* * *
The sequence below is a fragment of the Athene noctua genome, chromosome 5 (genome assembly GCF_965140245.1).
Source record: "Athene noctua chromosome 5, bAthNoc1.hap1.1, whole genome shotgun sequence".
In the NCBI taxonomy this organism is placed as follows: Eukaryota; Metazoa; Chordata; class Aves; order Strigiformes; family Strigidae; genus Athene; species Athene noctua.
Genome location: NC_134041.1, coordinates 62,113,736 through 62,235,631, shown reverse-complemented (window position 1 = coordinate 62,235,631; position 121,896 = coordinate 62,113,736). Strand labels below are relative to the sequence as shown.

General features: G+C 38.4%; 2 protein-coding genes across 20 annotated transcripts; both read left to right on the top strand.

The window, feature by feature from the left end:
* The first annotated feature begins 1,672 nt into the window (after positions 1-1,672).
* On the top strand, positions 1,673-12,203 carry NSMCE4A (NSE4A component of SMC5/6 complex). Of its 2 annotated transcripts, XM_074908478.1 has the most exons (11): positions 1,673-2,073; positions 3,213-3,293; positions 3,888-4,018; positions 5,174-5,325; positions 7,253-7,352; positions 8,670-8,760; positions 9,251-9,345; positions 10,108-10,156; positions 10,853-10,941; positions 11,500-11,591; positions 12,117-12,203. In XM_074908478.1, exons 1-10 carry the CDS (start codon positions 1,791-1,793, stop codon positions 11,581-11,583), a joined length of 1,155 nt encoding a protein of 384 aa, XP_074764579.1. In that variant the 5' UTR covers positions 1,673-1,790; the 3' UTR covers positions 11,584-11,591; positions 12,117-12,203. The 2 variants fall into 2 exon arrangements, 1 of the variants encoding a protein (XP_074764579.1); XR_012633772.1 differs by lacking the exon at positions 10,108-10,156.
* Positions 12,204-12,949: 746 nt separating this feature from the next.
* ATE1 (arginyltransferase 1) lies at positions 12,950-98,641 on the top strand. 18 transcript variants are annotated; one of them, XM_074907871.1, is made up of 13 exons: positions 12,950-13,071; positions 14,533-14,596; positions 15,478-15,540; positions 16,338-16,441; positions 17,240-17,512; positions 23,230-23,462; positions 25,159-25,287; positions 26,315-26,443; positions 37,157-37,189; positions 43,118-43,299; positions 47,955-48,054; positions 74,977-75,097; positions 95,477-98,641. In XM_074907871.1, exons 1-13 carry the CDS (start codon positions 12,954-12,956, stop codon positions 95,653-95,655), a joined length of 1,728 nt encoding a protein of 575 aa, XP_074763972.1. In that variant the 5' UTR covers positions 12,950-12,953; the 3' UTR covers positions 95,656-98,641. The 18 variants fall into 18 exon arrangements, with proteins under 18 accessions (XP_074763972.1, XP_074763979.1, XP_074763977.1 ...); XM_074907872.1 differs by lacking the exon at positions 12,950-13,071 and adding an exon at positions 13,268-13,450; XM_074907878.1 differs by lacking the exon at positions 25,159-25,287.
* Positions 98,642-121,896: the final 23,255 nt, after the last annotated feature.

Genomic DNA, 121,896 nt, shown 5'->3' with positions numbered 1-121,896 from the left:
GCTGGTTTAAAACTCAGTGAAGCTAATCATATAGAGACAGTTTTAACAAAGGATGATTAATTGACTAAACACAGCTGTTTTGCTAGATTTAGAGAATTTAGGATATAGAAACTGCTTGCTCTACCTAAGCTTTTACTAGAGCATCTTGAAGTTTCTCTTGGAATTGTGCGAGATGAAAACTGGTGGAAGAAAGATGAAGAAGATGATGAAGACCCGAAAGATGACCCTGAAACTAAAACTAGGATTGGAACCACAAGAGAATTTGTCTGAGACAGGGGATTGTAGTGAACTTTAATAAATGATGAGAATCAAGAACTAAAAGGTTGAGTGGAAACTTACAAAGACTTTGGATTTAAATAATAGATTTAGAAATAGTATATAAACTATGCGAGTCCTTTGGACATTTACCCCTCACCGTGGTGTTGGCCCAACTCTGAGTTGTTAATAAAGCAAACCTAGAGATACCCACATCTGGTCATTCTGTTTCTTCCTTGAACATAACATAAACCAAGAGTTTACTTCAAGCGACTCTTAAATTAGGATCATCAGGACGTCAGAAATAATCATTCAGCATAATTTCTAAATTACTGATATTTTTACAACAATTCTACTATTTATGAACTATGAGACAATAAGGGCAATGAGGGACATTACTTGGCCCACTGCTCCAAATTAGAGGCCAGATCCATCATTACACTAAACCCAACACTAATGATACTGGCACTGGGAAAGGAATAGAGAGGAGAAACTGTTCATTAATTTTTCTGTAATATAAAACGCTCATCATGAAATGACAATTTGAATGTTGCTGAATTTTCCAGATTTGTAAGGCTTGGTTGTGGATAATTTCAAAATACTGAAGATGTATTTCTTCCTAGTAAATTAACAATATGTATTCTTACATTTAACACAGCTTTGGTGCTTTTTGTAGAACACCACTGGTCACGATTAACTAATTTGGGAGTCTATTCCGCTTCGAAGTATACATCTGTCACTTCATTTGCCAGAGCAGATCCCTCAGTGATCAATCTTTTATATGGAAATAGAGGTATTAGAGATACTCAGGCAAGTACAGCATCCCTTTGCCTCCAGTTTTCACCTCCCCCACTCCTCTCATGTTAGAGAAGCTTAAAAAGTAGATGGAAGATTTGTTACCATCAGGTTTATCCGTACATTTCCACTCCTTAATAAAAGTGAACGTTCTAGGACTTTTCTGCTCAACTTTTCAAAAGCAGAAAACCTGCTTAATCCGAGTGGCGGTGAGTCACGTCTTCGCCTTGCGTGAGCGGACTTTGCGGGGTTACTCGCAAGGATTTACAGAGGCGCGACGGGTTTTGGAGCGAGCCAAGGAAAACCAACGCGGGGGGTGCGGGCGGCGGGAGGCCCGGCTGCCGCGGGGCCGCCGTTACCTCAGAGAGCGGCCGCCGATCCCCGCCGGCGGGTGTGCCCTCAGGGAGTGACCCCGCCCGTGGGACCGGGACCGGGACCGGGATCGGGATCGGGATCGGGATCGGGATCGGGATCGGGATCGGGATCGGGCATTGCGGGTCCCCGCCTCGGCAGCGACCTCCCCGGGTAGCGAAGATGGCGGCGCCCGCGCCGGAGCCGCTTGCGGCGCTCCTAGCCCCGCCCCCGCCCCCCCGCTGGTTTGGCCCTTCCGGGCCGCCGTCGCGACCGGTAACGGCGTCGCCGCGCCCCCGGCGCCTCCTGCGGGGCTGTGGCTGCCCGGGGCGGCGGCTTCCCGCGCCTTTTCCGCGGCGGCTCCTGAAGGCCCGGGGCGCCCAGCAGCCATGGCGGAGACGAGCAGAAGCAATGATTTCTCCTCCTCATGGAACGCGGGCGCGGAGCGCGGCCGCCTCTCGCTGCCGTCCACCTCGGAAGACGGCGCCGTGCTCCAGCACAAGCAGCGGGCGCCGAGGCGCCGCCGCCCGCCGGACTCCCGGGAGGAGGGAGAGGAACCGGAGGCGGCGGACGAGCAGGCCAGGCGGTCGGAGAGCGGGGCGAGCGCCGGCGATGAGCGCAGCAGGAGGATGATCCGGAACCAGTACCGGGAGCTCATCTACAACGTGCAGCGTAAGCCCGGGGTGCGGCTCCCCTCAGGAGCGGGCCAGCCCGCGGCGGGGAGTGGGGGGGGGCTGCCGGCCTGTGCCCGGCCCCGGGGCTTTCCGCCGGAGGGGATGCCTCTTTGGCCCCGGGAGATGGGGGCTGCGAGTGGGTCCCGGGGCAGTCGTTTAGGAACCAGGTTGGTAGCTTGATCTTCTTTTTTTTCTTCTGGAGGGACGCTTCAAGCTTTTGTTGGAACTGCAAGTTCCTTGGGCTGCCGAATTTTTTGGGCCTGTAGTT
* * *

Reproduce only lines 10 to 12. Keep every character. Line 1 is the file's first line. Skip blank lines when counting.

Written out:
* ATE1 (arginyltransferase 1) lies at positions 12,950-98,641 on the top strand. 18 transcript variants are annotated; one of them, XM_074907871.1, is made up of 13 exons: positions 12,950-13,071; positions 14,533-14,596; positions 15,478-15,540; positions 16,338-16,441; positions 17,240-17,512; positions 23,230-23,462; positions 25,159-25,287; positions 26,315-26,443; positions 37,157-37,189; positions 43,118-43,299; positions 47,955-48,054; positions 74,977-75,097; positions 95,477-98,641. In XM_074907871.1, exons 1-13 carry the CDS (start codon positions 12,954-12,956, stop codon positions 95,653-95,655), a joined length of 1,728 nt encoding a protein of 575 aa, XP_074763972.1. In that variant the 5' UTR covers positions 12,950-12,953; the 3' UTR covers positions 95,656-98,641. The 18 variants fall into 18 exon arrangements, with proteins under 18 accessions (XP_074763972.1, XP_074763979.1, XP_074763977.1 ...); XM_074907872.1 differs by lacking the exon at positions 12,950-13,071 and adding an exon at positions 13,268-13,450; XM_074907878.1 differs by lacking the exon at positions 25,159-25,287.
* Positions 98,642-121,896: the final 23,255 nt, after the last annotated feature.

Genomic DNA, 121,896 nt, shown 5'->3' with positions numbered 1-121,896 from the left: